To his credit, Obama presided over the end of the Iraq War and is bringing the war in Afghanistan to a close. But there is no denying this president’s spinal collapse when it comes to defending core civil liberties. Obama promised to close Guantánamo, then reversed himself. He did not end military tribunals and restore the rule of law for terror suspects. He launched a drone war that is killing civilians and fueling a backlash against the United States throughout the Muslim world. And he has not rolled back the imperial presidency of George W. Bush, as he promised; indeed, in some instances, more power has been concentrated in the White House by a president who now reserves the right to extrajudicially assassinate US citizens.
But while the antiwar and civil liberties communities have challenged Obama, he has largely been spared the vigorous denunciations liberals heaped on Bush. We have never been silent about our objections to Obama’s misdeeds, and we don’t ever intend to be. But if on some foreign policy and national security matters the president has shocked his progressive supporters by edging the needle to the right, Mitt Romney promises to move it even further—embracing again the “enhanced interrogation techniques” promoted by Bush and Cheney and moving into lockstep with Israel’s dangerous war games with Iran. No matter who is in the White House, a revived peace and antiwar movement has a lot of work ahead of it in the next four years—but it is impossible to imagine any progress on that front with a Romney administration in power.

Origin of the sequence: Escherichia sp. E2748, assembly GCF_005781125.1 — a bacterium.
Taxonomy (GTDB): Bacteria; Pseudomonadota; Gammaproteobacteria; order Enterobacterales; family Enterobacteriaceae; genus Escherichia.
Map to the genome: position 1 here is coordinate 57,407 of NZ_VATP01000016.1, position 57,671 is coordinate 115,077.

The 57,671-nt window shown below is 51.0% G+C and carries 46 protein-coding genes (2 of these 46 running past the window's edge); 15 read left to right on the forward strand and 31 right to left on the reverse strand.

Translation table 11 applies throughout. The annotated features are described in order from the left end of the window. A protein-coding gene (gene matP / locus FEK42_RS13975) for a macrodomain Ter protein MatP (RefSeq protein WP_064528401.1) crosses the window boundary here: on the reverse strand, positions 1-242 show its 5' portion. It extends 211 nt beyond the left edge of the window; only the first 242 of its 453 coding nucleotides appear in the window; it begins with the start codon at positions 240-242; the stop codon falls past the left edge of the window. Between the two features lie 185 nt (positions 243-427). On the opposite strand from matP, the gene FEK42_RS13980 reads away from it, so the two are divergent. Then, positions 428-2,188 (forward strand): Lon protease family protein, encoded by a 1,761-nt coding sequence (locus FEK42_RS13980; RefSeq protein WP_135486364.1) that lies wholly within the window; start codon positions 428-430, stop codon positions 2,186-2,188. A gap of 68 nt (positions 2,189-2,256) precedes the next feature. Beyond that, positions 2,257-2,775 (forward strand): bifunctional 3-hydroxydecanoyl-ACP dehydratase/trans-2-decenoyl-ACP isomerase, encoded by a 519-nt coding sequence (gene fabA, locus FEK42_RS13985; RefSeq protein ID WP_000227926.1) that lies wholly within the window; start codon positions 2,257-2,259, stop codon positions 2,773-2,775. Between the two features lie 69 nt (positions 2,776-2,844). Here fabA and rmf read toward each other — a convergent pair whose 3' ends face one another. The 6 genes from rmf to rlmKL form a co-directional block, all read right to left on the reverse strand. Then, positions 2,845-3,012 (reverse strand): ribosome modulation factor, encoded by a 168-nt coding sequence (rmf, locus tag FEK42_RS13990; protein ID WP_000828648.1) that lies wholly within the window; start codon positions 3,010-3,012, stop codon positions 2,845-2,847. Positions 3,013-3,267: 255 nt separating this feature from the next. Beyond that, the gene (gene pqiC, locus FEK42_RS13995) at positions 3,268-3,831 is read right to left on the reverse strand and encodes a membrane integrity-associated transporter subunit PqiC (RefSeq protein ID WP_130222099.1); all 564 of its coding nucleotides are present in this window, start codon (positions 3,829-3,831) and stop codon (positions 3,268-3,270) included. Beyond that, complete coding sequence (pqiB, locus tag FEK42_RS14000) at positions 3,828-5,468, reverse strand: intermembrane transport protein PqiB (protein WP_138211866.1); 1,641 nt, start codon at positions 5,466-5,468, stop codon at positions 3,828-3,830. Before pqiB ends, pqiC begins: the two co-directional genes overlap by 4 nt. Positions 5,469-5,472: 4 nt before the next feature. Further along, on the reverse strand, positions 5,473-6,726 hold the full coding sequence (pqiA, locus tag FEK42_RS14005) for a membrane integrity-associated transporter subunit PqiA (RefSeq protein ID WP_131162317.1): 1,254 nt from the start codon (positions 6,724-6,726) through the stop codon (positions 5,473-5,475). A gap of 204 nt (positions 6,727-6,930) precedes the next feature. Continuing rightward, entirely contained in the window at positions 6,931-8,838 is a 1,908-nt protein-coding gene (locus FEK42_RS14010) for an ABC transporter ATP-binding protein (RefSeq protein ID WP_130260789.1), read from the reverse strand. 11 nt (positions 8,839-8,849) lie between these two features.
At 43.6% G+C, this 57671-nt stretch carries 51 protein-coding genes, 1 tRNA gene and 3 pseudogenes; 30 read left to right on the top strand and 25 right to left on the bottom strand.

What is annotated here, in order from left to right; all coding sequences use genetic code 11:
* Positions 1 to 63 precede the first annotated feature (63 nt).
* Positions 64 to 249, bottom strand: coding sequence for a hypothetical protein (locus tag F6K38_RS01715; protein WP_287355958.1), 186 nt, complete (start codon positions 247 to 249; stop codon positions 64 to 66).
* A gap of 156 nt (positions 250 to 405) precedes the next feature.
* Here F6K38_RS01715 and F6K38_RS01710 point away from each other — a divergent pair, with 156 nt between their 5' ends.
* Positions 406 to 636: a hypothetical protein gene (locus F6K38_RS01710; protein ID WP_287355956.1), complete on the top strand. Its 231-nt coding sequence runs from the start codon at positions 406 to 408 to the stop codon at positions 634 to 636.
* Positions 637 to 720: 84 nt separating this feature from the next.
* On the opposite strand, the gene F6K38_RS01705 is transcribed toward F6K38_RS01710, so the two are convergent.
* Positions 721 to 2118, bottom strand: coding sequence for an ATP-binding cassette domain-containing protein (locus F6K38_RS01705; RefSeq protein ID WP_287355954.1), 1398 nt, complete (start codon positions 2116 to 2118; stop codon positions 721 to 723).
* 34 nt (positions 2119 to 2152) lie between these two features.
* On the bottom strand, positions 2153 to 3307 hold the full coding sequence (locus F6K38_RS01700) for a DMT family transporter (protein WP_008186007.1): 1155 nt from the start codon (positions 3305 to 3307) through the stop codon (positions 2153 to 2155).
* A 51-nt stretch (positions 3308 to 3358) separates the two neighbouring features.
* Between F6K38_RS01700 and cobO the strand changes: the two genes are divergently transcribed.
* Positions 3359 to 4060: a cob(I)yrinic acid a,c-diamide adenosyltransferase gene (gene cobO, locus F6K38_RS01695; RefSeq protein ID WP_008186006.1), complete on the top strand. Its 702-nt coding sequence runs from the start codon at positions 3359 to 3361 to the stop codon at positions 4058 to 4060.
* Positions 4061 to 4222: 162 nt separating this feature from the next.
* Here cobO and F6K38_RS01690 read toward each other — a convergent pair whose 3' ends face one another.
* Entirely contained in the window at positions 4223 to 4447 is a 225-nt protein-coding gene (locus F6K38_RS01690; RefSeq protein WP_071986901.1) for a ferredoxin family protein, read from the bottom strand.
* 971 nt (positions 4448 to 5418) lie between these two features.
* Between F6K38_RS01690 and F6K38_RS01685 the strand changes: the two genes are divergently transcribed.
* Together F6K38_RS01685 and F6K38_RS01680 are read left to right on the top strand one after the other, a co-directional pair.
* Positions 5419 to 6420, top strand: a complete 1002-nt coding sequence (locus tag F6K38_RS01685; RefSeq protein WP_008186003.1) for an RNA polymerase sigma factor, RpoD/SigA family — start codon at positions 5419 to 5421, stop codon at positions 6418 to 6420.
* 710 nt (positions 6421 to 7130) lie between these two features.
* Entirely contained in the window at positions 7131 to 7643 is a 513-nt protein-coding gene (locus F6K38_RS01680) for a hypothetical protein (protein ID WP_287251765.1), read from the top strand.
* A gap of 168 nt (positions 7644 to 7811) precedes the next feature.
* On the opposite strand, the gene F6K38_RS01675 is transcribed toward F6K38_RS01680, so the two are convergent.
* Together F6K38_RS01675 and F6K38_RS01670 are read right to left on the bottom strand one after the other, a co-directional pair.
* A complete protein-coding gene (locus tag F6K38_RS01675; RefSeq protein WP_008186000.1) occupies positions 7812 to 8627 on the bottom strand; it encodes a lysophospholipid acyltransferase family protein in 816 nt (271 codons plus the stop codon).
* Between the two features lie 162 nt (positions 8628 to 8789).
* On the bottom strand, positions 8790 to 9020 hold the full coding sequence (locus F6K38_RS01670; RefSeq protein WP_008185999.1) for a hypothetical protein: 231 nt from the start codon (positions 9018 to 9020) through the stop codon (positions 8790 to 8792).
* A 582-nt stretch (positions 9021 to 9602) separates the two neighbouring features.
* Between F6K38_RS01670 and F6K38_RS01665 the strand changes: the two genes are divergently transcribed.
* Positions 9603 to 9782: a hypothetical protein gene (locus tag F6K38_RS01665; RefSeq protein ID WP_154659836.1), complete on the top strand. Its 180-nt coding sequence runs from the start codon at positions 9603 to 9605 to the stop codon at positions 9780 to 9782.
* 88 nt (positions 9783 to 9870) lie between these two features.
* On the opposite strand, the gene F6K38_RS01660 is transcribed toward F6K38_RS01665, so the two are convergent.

Indeed, this is true for any cause that progressives care about. Republican rule in Washington promises not just the closing of progressive possibilities but the repeal of gains won by the great social movements of the twentieth century. It would mean the entrenchment of the class interests of a tiny, disconnected elite that looks down on the rest of society with barely concealed contempt and has made explicit its aim to shred the social contract and rig the game in its favor, whether through an assault on voting rights, an expansion of the power of big money in politics or by stacking the courts with right-wing extremists.
The threat is clear: we can’t afford a Romney/Ryan victory. Progressives made real advances during Obama’s four years in office, and we can build on the lessons and struggles of his first term if he’s given a second. But with the so-called fiscal cliff looming at year’s end, and with Obama gesturing toward a Grand Bargain that concedes far too much to the right, it would be a mistake to believe we can cast our votes and go home, secure in the knowledge that our nation’s social contract with all its citizens will be protected. What was true in 2008 is still true today: electing Obama is a necessary first step, but the more complex challenges commence after election day.